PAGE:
Dana DeAno | 2.5 Dimensions of Fine Art
DeAno is a Chicago-based “two and a half dimensional”, multi-media artist. Her works of paper and fabric remnants, thread, paint chips, discarded plastic scraps, and even the occasional old, rubber tire scraps challenge the canon and traditional denotation of drawing. We got together with The School of the Art Institute MFA grad to chat about her creative process, future projects, and current exhibitions.
1.) You create your mixed media works utilizing “domestic throwaways”—tire pieces, plastic, bits of fabric, and netting. Was there ever an unlikely material that really surprised you in how effectively it functioned within a work?
Hairnets! A collector dropped some off at my studio years ago and I never really understood why. But, I ended up using a few of them in my drawings and was really happy with their elasticity and ability to add another dimension to the works, by being able to add under, above and through them.
2.) You have spoken before of striving for “pause” in your artwork. Is the pause created by negative space or can a subject matter, abstract or otherwise, engender a similar pause in the viewer? How does pausing with the work affect your process of creating it?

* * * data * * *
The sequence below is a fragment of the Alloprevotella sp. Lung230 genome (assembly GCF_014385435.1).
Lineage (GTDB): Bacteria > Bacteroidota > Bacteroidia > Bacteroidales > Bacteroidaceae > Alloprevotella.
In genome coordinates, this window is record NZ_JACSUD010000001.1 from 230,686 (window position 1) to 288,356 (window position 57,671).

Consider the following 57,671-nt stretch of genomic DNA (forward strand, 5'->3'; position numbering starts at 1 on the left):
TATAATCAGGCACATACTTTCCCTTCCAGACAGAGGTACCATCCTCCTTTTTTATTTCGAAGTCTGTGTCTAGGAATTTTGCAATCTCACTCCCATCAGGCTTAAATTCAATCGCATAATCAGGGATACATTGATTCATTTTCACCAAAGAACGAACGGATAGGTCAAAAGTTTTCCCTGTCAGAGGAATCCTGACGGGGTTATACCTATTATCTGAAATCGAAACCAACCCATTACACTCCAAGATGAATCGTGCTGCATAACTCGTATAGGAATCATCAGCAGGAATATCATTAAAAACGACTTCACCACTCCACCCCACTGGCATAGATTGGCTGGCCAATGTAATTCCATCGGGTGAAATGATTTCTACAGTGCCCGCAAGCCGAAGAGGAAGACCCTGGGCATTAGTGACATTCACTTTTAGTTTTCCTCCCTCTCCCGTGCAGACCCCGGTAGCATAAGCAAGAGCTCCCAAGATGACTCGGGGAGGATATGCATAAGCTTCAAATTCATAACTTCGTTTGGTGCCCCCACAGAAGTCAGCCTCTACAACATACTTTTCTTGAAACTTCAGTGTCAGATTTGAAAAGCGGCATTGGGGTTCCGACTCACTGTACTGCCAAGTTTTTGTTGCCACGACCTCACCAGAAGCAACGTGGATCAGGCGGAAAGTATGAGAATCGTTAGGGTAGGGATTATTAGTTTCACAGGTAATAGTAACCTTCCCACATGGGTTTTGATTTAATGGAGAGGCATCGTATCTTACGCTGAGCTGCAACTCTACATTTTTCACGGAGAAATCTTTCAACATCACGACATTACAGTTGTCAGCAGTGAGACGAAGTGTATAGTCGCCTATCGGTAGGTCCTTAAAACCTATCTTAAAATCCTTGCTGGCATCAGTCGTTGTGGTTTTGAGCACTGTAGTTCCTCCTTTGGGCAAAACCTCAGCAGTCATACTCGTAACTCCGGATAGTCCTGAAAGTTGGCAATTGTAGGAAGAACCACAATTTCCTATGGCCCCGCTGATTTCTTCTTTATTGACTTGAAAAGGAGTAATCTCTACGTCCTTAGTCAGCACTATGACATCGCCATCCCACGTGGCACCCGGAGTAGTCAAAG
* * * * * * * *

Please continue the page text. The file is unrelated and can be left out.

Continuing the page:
The pause generally comes with the negative space in the works on paper. I also often refer to this as "breathing room," an area where your eye, mind, emotions can simply sit for a minute and rest. I think this is something we all need from time to time. Through my process, I am giving myself many pauses or time for rest, filling the plate, editing the plate, looking... looking...looking, and starting back again and again.
3.) Your current exhibition, “Town and Country” is on display at the Elmhurst Art Museum until June 12th. Can you speak to the pieces included in the show, their material, and how they reflect the title of the exhibition?
I am showing twelve pieces of a larger series that I have been working on steadily for the last two years. They are all on paper with a variety of mixed media (thread, plastic, fabric remnants, paint) with the majority of them constructed in sets or diptychs. Town and Country was a title that I had planned to name one of the individual sets, but for some reason it rang louder to me and fit nicely with my abstract landscapes in the series of places near and far, real or fictitious, in town or in country.